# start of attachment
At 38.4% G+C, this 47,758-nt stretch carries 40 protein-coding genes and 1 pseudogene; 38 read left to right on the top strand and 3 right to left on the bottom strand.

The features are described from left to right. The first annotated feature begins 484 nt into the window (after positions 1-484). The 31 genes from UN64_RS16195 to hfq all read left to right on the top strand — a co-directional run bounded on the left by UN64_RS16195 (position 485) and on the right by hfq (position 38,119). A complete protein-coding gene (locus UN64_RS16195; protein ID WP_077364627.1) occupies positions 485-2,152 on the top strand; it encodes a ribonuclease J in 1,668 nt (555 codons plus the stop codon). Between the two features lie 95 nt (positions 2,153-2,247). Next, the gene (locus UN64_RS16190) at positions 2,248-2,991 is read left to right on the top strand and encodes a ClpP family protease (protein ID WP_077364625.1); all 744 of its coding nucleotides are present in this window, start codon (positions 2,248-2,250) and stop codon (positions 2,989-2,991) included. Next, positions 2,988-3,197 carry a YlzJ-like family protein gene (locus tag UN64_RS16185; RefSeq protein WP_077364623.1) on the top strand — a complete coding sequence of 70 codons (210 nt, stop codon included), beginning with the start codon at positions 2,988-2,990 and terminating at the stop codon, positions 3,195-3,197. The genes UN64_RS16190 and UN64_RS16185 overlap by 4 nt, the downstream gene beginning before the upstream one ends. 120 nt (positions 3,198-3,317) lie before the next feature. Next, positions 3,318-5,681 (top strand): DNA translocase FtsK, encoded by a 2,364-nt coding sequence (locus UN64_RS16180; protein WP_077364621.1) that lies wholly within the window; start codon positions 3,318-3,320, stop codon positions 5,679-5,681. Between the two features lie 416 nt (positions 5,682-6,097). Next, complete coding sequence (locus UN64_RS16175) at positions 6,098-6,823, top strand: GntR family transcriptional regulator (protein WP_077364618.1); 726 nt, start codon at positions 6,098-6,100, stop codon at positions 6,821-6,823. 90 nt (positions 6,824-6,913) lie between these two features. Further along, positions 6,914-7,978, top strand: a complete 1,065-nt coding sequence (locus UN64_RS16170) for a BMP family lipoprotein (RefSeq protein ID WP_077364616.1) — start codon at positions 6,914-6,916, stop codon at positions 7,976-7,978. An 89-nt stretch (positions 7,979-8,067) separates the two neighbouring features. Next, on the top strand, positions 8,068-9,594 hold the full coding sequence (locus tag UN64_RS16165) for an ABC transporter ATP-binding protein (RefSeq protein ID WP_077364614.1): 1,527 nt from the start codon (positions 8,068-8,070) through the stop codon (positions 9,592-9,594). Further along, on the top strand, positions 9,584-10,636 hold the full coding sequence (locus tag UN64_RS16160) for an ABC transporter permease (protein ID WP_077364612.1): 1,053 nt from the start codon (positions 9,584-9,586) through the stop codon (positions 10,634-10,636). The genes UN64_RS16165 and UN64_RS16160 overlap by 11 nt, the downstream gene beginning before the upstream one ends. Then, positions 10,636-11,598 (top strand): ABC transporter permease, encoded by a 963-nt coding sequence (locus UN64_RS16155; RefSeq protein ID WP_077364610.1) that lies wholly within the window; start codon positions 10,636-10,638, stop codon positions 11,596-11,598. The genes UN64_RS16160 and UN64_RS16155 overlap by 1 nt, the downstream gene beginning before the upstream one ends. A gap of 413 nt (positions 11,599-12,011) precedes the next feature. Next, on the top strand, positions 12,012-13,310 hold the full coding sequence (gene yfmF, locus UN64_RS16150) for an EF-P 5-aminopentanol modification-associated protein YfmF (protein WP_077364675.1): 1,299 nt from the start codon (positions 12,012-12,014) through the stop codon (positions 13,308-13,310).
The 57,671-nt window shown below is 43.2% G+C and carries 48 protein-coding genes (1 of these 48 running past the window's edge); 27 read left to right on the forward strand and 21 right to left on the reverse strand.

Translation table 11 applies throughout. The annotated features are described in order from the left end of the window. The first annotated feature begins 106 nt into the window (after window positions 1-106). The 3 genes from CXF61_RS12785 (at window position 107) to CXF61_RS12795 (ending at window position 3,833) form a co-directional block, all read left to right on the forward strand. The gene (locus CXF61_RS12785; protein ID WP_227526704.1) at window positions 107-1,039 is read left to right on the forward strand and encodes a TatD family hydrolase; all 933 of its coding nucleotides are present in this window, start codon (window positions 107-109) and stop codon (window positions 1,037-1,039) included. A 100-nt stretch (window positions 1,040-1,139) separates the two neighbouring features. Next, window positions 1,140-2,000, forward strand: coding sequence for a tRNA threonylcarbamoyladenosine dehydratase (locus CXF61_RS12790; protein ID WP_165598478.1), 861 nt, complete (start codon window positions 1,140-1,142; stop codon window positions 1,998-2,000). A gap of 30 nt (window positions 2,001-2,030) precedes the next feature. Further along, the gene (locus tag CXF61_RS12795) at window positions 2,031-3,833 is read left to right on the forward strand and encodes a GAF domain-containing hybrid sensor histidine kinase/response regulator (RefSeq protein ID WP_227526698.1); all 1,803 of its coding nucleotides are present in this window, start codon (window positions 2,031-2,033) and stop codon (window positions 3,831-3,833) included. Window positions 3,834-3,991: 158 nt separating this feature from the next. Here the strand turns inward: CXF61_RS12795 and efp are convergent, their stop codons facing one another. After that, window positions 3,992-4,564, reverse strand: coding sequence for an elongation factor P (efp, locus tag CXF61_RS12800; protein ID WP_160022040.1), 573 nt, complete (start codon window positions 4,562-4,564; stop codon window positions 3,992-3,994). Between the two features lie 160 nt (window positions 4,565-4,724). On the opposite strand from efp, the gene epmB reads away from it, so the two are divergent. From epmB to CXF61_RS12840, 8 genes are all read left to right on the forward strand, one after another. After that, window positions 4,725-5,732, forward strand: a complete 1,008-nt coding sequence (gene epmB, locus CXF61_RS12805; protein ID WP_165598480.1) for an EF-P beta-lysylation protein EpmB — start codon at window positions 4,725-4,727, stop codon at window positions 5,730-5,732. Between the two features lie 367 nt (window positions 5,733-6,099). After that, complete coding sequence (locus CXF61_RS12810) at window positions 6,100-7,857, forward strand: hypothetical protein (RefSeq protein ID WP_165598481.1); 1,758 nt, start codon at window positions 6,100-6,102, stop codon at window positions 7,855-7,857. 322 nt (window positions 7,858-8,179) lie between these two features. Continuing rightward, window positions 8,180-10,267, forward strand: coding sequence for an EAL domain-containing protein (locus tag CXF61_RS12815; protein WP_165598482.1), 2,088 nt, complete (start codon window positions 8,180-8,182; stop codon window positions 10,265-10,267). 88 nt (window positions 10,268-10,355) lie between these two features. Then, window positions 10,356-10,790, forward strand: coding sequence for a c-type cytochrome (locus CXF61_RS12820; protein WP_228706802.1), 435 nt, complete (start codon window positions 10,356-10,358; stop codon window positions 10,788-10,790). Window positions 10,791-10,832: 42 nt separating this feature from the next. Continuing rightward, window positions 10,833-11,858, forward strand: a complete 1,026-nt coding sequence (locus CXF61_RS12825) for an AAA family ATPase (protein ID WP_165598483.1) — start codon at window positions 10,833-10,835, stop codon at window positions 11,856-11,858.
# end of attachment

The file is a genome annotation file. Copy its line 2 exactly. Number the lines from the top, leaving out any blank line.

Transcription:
The features are described from left to right. The first annotated feature begins 484 nt into the window (after positions 1-484). The 31 genes from UN64_RS16195 to hfq all read left to right on the top strand — a co-directional run bounded on the left by UN64_RS16195 (position 485) and on the right by hfq (position 38,119). A complete protein-coding gene (locus UN64_RS16195; protein ID WP_077364627.1) occupies positions 485-2,152 on the top strand; it encodes a ribonuclease J in 1,668 nt (555 codons plus the stop codon). Between the two features lie 95 nt (positions 2,153-2,247). Next, the gene (locus UN64_RS16190) at positions 2,248-2,991 is read left to right on the top strand and encodes a ClpP family protease (protein ID WP_077364625.1); all 744 of its coding nucleotides are present in this window, start codon (positions 2,248-2,250) and stop codon (positions 2,989-2,991) included. Next, positions 2,988-3,197 carry a YlzJ-like family protein gene (locus tag UN64_RS16185; RefSeq protein WP_077364623.1) on the top strand — a complete coding sequence of 70 codons (210 nt, stop codon included), beginning with the start codon at positions 2,988-2,990 and terminating at the stop codon, positions 3,195-3,197. The genes UN64_RS16190 and UN64_RS16185 overlap by 4 nt, the downstream gene beginning before the upstream one ends. 120 nt (positions 3,198-3,317) lie before the next feature. Next, positions 3,318-5,681 (top strand): DNA translocase FtsK, encoded by a 2,364-nt coding sequence (locus UN64_RS16180; protein WP_077364621.1) that lies wholly within the window; start codon positions 3,318-3,320, stop codon positions 5,679-5,681. Between the two features lie 416 nt (positions 5,682-6,097). Next, complete coding sequence (locus UN64_RS16175) at positions 6,098-6,823, top strand: GntR family transcriptional regulator (protein WP_077364618.1); 726 nt, start codon at positions 6,098-6,100, stop codon at positions 6,821-6,823. 90 nt (positions 6,824-6,913) lie between these two features. Further along, positions 6,914-7,978, top strand: a complete 1,065-nt coding sequence (locus UN64_RS16170) for a BMP family lipoprotein (RefSeq protein ID WP_077364616.1) — start codon at positions 6,914-6,916, stop codon at positions 7,976-7,978. An 89-nt stretch (positions 7,979-8,067) separates the two neighbouring features. Next, on the top strand, positions 8,068-9,594 hold the full coding sequence (locus tag UN64_RS16165) for an ABC transporter ATP-binding protein (RefSeq protein ID WP_077364614.1): 1,527 nt from the start codon (positions 8,068-8,070) through the stop codon (positions 9,592-9,594). Further along, on the top strand, positions 9,584-10,636 hold the full coding sequence (locus tag UN64_RS16160) for an ABC transporter permease (protein ID WP_077364612.1): 1,053 nt from the start codon (positions 9,584-9,586) through the stop codon (positions 10,634-10,636). The genes UN64_RS16165 and UN64_RS16160 overlap by 11 nt, the downstream gene beginning before the upstream one ends. Then, positions 10,636-11,598 (top strand): ABC transporter permease, encoded by a 963-nt coding sequence (locus UN64_RS16155; RefSeq protein ID WP_077364610.1) that lies wholly within the window; start codon positions 10,636-10,638, stop codon positions 11,596-11,598. The genes UN64_RS16160 and UN64_RS16155 overlap by 1 nt, the downstream gene beginning before the upstream one ends. A gap of 413 nt (positions 11,599-12,011) precedes the next feature. Next, on the top strand, positions 12,012-13,310 hold the full coding sequence (gene yfmF, locus UN64_RS16150) for an EF-P 5-aminopentanol modification-associated protein YfmF (protein WP_077364675.1): 1,299 nt from the start codon (positions 12,012-12,014) through the stop codon (positions 13,308-13,310).